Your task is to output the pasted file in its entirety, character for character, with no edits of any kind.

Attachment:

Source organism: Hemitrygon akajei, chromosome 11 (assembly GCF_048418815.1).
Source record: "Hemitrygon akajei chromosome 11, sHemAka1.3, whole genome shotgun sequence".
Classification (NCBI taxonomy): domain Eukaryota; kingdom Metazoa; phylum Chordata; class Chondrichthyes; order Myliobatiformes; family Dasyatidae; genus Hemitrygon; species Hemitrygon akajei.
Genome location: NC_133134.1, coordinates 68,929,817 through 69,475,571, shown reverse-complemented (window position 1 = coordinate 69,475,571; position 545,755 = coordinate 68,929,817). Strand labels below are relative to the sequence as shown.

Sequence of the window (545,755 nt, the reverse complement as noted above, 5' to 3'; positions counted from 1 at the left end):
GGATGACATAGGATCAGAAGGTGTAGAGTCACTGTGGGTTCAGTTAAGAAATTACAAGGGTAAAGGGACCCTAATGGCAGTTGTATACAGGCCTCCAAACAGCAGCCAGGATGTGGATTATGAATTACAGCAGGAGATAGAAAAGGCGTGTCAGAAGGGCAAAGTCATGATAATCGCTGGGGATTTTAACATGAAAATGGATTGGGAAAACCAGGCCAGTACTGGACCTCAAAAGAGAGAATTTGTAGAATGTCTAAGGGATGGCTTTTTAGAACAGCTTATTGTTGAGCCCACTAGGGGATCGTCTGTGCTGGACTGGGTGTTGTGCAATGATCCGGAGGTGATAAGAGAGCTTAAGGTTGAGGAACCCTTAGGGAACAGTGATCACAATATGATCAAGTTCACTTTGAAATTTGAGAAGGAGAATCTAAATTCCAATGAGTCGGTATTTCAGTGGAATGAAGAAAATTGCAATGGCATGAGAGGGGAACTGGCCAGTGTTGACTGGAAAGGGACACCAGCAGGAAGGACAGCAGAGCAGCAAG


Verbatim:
Source organism: Hemitrygon akajei, chromosome 11 (assembly GCF_048418815.1).
Source record: "Hemitrygon akajei chromosome 11, sHemAka1.3, whole genome shotgun sequence".
Classification (NCBI taxonomy): domain Eukaryota; kingdom Metazoa; phylum Chordata; class Chondrichthyes; order Myliobatiformes; family Dasyatidae; genus Hemitrygon; species Hemitrygon akajei.
Genome location: NC_133134.1, coordinates 68,929,817 through 69,475,571, shown reverse-complemented (window position 1 = coordinate 69,475,571; position 545,755 = coordinate 68,929,817). Strand labels below are relative to the sequence as shown.

Sequence of the window (545,755 nt, the reverse complement as noted above, 5' to 3'; positions counted from 1 at the left end):
GGATGACATAGGATCAGAAGGTGTAGAGTCACTGTGGGTTCAGTTAAGAAATTACAAGGGTAAAGGGACCCTAATGGCAGTTGTATACAGGCCTCCAAACAGCAGCCAGGATGTGGATTATGAATTACAGCAGGAGATAGAAAAGGCGTGTCAGAAGGGCAAAGTCATGATAATCGCTGGGGATTTTAACATGAAAATGGATTGGGAAAACCAGGCCAGTACTGGACCTCAAAAGAGAGAATTTGTAGAATGTCTAAGGGATGGCTTTTTAGAACAGCTTATTGTTGAGCCCACTAGGGGATCGTCTGTGCTGGACTGGGTGTTGTGCAATGATCCGGAGGTGATAAGAGAGCTTAAGGTTGAGGAACCCTTAGGGAACAGTGATCACAATATGATCAAGTTCACTTTGAAATTTGAGAAGGAGAATCTAAATTCCAATGAGTCGGTATTTCAGTGGAATGAAGAAAATTGCAATGGCATGAGAGGGGAACTGGCCAGTGTTGACTGGAAAGGGACACCAGCAGGAAGGACAGCAGAGCAGCAAG